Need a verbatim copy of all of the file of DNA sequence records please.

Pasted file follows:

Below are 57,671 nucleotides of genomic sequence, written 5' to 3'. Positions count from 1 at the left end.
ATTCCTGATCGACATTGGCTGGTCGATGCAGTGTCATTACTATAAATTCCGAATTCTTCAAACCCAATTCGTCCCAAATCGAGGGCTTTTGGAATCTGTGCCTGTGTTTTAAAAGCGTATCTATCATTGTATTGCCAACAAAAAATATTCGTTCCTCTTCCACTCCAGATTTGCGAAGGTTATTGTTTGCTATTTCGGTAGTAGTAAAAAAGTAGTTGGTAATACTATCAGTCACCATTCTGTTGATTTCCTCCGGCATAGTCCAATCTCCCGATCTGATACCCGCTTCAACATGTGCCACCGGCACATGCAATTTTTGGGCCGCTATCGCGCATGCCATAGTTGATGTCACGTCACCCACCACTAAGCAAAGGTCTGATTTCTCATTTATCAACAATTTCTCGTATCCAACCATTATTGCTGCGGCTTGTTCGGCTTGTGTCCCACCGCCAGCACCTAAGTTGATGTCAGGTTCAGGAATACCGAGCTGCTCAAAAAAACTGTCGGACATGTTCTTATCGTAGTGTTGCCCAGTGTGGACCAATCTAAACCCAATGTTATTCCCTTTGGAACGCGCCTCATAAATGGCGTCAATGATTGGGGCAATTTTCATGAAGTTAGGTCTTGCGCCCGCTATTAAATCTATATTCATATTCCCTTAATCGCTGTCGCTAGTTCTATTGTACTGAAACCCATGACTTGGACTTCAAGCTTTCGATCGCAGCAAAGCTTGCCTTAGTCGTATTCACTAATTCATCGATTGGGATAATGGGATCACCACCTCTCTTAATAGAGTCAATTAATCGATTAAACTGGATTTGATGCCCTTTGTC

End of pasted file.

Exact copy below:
Below are 57,671 nucleotides of genomic sequence, written 5' to 3'. Positions count from 1 at the left end.
ATTCCTGATCGACATTGGCTGGTCGATGCAGTGTCATTACTATAAATTCCGAATTCTTCAAACCCAATTCGTCCCAAATCGAGGGCTTTTGGAATCTGTGCCTGTGTTTTAAAAGCGTATCTATCATTGTATTGCCAACAAAAAATATTCGTTCCTCTTCCACTCCAGATTTGCGAAGGTTATTGTTTGCTATTTCGGTAGTAGTAAAAAAGTAGTTGGTAATACTATCAGTCACCATTCTGTTGATTTCCTCCGGCATAGTCCAATCTCCCGATCTGATACCCGCTTCAACATGTGCCACCGGCACATGCAATTTTTGGGCCGCTATCGCGCATGCCATAGTTGATGTCACGTCACCCACCACTAAGCAAAGGTCTGATTTCTCATTTATCAACAATTTCTCGTATCCAACCATTATTGCTGCGGCTTGTTCGGCTTGTGTCCCACCGCCAGCACCTAAGTTGATGTCAGGTTCAGGAATACCGAGCTGCTCAAAAAAACTGTCGGACATGTTCTTATCGTAGTGTTGCCCAGTGTGGACCAATCTAAACCCAATGTTATTCCCTTTGGAACGCGCCTCATAAATGGCGTCAATGATTGGGGCAATTTTCATGAAGTTAGGTCTTGCGCCCGCTATTAAATCTATATTCATATTCCCTTAATCGCTGTCGCTAGTTCTATTGTACTGAAACCCATGACTTGGACTTCAAGCTTTCGATCGCAGCAAAGCTTGCCTTAGTCGTATTCACTAATTCATCGATTGGGATAATGGGATCACCACCTCTCTTAATAGAGTCAATTAATCGATTAAACTGGATTTGATGCCCTTTGTC